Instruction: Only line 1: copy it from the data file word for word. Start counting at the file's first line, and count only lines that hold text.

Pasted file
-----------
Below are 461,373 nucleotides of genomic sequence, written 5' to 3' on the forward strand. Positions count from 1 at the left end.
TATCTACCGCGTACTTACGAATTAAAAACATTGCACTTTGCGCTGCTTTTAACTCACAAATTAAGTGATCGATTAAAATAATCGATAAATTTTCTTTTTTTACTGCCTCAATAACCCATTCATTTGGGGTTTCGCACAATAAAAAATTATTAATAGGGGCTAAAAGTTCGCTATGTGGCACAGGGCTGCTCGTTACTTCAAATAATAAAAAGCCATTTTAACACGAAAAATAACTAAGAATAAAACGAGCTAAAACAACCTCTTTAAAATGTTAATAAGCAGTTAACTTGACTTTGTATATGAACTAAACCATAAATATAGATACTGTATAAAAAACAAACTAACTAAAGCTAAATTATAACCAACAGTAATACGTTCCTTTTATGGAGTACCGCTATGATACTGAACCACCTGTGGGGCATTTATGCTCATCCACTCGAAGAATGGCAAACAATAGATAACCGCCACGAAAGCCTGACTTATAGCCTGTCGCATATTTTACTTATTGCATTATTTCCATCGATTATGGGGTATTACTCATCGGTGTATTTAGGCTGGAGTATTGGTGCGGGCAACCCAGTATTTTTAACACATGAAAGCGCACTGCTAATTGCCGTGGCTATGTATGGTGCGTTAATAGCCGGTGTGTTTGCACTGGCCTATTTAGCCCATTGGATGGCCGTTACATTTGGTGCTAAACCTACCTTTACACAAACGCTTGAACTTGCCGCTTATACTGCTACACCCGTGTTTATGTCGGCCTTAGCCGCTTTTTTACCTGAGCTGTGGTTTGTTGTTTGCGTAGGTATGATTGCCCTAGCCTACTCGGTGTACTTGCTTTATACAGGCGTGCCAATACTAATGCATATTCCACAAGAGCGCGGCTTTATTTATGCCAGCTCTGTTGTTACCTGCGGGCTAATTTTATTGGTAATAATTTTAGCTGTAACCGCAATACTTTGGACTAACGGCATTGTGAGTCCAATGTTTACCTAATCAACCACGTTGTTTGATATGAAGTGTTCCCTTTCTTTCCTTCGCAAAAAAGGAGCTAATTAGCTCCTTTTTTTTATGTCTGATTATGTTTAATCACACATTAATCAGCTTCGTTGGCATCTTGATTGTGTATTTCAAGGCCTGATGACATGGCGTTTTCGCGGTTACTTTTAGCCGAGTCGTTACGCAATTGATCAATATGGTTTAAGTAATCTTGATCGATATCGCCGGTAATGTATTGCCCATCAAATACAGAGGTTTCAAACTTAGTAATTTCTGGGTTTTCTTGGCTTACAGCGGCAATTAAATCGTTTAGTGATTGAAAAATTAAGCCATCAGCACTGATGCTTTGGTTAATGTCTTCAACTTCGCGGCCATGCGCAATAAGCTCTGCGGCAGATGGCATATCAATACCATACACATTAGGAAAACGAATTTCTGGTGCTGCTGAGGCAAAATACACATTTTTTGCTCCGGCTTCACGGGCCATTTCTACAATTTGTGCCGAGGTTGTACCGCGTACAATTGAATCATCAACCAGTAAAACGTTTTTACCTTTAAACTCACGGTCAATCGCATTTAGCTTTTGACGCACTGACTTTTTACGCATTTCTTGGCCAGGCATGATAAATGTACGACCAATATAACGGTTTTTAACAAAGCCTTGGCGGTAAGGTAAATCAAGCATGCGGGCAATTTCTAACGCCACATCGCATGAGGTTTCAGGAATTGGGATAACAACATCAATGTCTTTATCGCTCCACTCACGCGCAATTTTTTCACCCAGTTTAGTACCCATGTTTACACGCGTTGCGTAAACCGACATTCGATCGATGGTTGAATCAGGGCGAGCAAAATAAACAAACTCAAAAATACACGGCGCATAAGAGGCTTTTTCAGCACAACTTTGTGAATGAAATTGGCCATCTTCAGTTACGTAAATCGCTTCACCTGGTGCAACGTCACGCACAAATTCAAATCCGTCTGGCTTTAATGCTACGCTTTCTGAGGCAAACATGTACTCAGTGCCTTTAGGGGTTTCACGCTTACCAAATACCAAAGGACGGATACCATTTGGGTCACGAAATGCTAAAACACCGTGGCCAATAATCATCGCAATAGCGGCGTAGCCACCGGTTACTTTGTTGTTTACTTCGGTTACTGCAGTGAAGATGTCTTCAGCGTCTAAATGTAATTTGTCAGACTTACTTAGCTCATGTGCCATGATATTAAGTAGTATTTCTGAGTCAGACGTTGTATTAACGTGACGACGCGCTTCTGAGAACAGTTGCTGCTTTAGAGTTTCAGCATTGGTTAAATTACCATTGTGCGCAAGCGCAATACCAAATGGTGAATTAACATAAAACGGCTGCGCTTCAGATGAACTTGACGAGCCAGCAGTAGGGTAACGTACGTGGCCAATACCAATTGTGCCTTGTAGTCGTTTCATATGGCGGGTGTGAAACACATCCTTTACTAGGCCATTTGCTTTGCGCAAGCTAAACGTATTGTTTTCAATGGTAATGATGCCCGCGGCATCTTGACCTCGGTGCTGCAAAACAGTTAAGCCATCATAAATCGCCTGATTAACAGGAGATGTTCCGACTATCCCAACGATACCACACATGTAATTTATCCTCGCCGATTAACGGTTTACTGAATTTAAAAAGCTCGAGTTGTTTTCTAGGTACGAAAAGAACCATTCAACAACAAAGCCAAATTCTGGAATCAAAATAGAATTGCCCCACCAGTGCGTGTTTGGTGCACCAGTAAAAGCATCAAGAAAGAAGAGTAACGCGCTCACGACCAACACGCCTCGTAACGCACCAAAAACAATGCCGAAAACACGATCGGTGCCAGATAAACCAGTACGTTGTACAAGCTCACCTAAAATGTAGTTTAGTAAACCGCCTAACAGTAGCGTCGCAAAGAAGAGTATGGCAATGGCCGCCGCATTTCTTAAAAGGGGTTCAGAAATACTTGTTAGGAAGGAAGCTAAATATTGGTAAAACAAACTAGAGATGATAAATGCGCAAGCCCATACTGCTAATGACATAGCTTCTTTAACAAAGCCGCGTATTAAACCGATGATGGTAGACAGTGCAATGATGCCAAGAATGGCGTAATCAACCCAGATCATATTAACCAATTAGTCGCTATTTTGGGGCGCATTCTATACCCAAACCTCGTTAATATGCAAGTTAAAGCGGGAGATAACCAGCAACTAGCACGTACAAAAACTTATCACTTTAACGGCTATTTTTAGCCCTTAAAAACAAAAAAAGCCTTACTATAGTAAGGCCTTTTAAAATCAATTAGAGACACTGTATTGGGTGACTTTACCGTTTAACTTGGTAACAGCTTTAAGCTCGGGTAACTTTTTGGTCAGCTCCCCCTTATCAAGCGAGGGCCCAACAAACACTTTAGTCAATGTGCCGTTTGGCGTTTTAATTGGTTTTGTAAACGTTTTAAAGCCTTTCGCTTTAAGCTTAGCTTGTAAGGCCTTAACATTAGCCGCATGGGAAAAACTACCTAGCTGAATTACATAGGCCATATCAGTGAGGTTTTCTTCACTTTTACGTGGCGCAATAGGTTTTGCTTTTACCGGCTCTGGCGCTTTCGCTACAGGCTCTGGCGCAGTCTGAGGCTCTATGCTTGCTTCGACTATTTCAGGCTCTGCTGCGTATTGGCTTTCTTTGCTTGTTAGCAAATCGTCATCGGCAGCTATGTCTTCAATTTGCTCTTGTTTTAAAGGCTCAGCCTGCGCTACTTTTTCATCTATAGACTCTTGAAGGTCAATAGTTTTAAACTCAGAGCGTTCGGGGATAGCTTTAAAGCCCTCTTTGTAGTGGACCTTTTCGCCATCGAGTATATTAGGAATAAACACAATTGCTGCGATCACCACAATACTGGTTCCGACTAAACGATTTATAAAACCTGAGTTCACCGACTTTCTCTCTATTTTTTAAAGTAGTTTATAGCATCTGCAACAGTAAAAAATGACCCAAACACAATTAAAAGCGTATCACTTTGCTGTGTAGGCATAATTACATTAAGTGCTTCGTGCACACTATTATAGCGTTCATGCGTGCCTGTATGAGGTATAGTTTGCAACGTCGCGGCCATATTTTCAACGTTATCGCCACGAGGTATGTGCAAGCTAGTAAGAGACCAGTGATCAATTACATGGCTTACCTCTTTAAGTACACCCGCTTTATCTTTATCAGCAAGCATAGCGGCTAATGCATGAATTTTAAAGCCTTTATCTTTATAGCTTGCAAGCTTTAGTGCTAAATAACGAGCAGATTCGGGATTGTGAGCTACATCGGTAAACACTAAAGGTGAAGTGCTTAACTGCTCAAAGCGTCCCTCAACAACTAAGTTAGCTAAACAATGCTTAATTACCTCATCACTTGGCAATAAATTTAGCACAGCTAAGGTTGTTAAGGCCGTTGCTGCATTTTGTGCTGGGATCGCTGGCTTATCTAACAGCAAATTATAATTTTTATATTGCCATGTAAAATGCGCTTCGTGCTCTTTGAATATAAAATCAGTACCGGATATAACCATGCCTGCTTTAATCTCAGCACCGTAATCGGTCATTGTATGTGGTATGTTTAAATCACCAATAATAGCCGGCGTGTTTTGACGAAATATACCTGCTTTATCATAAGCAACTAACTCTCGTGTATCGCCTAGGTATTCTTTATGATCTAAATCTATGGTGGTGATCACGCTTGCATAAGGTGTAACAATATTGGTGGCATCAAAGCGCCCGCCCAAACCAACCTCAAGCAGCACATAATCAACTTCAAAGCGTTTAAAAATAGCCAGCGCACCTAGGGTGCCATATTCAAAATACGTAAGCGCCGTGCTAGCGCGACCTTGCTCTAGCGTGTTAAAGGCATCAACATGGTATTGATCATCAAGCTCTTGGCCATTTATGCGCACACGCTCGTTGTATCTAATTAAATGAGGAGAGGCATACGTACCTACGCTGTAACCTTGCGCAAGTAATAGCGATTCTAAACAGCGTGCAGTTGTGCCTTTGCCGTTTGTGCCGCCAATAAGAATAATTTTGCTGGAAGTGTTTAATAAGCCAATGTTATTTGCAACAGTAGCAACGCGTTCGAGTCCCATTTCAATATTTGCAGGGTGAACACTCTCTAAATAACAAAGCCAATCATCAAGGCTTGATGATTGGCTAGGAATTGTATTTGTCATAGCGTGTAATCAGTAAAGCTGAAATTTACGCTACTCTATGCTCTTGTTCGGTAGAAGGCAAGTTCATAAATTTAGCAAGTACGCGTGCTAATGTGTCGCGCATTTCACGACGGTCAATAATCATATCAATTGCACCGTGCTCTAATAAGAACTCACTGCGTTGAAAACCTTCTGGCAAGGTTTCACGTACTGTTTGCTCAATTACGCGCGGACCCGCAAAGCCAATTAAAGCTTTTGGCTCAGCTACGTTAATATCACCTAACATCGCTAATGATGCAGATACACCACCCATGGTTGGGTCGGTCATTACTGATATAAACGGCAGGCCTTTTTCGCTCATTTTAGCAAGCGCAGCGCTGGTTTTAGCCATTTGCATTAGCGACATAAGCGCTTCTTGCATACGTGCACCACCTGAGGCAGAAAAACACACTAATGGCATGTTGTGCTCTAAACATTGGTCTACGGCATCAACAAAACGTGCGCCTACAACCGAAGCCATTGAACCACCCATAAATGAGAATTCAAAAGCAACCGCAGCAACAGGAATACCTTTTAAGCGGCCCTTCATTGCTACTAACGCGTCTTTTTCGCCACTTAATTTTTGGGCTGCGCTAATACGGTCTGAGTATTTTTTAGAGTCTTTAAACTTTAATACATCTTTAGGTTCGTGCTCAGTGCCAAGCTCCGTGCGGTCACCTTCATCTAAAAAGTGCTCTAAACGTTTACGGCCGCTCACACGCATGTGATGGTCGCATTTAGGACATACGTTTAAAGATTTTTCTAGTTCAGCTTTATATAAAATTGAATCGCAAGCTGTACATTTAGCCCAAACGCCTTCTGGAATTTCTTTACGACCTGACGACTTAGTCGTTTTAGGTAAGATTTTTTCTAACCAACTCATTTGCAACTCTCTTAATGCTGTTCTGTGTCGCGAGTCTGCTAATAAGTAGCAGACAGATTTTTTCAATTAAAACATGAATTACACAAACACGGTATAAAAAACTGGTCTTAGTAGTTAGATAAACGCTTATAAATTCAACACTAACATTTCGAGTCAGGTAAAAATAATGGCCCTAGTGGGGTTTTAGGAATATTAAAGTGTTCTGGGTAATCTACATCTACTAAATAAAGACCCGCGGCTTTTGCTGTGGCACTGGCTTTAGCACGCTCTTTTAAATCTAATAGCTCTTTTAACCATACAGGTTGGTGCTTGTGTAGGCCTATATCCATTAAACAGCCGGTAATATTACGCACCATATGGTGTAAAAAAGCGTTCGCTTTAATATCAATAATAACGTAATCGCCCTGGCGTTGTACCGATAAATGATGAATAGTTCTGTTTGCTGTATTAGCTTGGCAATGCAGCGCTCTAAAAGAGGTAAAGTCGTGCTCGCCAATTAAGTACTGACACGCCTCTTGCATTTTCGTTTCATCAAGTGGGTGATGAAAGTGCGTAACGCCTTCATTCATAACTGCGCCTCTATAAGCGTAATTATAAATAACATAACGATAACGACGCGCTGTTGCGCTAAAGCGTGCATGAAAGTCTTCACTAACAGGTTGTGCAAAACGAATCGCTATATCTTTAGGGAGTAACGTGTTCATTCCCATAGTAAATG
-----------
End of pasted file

Below are 461,373 nucleotides of genomic sequence, written 5' to 3' on the forward strand. Positions count from 1 at the left end.